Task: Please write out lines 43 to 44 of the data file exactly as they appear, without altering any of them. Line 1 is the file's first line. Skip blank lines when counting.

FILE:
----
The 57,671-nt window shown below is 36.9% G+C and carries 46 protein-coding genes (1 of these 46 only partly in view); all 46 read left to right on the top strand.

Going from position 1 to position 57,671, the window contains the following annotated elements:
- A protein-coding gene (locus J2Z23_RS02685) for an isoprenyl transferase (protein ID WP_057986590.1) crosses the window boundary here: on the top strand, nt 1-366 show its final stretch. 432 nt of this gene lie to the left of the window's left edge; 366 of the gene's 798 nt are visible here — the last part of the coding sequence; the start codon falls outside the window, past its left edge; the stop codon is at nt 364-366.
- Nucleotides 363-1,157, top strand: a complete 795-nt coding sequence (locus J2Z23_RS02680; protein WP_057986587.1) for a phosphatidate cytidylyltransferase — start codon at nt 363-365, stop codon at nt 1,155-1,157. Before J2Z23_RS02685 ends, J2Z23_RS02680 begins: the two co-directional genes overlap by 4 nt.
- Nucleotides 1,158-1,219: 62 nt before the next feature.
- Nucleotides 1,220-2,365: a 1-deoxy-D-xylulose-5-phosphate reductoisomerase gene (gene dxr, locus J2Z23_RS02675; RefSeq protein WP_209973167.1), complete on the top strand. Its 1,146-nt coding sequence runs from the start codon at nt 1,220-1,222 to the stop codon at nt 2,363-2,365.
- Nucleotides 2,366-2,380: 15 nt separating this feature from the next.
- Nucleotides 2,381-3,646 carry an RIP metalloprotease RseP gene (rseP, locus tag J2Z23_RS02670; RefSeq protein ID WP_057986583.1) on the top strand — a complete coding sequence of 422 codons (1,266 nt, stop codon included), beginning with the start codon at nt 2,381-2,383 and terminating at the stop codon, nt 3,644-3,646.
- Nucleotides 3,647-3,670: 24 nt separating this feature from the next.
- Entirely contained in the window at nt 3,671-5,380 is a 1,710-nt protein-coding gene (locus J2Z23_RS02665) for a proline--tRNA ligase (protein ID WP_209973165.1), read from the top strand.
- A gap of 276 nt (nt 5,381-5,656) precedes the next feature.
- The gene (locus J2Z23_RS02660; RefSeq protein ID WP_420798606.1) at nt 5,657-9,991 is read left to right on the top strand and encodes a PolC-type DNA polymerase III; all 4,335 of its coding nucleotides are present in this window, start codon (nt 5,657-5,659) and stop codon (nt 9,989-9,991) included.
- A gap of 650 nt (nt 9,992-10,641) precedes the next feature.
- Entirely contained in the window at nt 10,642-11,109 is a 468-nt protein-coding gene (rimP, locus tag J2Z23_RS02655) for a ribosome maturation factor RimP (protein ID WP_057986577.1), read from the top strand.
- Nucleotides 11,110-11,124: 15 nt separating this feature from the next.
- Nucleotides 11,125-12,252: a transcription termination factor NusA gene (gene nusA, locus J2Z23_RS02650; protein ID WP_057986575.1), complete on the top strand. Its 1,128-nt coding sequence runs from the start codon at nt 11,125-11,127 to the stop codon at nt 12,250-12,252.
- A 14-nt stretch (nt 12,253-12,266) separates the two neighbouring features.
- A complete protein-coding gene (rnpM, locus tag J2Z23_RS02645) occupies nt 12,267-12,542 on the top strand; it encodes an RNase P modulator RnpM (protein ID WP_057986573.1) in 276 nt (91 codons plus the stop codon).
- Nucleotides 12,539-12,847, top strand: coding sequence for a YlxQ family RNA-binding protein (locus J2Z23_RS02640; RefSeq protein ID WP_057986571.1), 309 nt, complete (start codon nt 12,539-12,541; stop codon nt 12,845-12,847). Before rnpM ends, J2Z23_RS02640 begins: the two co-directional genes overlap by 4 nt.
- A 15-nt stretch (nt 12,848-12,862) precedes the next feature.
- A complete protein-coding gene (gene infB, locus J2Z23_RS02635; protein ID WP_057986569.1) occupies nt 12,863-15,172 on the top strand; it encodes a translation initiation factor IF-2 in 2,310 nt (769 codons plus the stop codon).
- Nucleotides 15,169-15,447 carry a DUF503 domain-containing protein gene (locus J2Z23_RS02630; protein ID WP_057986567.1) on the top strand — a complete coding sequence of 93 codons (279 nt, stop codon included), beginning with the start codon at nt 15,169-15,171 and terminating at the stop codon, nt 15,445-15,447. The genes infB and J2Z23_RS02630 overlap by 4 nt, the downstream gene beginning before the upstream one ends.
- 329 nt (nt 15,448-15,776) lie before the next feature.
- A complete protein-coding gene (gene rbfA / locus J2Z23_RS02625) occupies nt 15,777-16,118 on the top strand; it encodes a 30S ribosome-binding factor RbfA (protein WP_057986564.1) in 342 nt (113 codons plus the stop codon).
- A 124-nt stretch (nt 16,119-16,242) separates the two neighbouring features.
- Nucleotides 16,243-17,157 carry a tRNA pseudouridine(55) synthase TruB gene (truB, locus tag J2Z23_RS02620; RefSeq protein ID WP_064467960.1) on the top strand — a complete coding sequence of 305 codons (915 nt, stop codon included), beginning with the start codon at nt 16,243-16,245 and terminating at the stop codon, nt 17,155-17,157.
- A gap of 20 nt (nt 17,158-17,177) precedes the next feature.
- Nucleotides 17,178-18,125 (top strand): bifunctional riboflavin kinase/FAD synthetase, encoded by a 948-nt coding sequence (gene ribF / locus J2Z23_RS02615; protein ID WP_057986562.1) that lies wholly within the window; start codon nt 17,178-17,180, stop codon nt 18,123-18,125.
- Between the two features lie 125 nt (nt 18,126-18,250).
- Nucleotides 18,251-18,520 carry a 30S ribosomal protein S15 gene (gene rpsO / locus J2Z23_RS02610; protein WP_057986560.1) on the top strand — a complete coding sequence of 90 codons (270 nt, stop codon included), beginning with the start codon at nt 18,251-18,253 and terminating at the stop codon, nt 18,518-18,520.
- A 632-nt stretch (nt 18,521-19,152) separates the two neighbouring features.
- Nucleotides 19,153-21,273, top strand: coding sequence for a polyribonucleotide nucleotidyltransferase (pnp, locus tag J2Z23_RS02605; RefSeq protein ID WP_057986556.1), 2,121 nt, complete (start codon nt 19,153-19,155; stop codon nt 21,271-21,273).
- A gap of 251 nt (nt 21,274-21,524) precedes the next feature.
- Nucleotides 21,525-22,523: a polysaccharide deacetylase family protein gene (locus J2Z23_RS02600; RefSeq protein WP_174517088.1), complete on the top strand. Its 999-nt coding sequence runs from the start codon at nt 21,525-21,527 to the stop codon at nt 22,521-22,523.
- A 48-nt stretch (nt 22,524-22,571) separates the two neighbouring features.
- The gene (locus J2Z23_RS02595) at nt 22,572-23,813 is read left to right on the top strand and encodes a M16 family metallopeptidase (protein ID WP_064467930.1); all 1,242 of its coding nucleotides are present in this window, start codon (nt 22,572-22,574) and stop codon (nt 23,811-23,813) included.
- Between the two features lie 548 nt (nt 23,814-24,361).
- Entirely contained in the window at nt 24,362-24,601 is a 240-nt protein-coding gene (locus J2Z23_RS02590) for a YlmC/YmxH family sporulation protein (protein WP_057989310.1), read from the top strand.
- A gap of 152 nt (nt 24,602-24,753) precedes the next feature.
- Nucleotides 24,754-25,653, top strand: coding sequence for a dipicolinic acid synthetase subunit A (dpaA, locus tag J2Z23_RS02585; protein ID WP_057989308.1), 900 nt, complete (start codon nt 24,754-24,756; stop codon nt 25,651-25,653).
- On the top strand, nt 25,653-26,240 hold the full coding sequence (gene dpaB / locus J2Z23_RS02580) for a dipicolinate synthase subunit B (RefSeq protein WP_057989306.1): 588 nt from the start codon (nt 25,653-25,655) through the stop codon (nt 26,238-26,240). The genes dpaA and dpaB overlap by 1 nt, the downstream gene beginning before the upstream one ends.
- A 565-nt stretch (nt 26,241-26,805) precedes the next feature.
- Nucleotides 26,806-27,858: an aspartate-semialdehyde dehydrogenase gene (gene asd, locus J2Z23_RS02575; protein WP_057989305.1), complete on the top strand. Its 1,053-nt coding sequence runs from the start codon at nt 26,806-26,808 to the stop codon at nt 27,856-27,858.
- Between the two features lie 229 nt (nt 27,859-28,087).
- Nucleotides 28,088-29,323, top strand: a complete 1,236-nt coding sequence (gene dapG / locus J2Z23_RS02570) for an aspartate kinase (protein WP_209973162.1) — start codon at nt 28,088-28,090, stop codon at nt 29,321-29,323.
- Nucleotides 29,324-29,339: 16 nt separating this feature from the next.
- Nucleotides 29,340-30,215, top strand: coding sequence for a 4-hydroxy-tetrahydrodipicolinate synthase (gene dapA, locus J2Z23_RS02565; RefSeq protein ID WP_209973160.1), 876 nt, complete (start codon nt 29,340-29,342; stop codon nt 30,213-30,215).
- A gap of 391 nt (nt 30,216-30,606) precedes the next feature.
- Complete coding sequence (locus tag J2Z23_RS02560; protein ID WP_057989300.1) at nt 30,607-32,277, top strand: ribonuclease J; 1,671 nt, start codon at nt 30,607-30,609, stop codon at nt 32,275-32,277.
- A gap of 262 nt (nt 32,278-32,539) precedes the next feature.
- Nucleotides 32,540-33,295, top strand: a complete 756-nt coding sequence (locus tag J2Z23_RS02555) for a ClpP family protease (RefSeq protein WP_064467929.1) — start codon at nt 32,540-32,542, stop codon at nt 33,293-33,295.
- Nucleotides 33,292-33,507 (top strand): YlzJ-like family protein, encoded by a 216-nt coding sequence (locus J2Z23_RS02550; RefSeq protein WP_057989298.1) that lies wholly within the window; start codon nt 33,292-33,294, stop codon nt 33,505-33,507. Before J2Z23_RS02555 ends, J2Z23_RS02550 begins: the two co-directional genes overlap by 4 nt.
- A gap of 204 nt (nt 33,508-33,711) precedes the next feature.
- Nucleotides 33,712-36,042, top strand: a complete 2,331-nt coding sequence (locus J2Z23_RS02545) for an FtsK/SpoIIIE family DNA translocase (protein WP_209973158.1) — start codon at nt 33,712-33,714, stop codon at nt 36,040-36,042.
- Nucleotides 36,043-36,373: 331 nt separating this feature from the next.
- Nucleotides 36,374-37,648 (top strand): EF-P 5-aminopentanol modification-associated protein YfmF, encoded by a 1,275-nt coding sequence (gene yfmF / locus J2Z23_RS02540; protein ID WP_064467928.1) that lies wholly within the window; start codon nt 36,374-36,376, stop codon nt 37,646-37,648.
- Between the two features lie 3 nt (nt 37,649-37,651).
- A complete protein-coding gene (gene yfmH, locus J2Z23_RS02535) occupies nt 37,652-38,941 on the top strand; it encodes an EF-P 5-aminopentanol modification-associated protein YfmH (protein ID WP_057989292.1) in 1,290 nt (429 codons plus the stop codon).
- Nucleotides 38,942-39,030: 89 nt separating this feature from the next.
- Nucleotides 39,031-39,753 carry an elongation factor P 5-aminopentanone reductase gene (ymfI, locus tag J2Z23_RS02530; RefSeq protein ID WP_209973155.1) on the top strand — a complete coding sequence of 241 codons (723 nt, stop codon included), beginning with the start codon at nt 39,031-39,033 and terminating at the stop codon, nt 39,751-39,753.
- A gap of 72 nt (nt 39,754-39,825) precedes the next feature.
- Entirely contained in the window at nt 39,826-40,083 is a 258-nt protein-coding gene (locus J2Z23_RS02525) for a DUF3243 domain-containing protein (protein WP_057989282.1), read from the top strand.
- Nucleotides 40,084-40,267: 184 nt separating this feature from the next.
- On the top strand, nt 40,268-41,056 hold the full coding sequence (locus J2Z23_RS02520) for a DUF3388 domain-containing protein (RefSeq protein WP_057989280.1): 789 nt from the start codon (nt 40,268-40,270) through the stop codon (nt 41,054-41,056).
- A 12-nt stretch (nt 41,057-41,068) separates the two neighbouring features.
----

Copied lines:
- Nucleotides 26,806-27,858: an aspartate-semialdehyde dehydrogenase gene (gene asd, locus J2Z23_RS02575; protein WP_057989305.1), complete on the top strand. Its 1,053-nt coding sequence runs from the start codon at nt 26,806-26,808 to the stop codon at nt 27,856-27,858.
- Between the two features lie 229 nt (nt 27,859-28,087).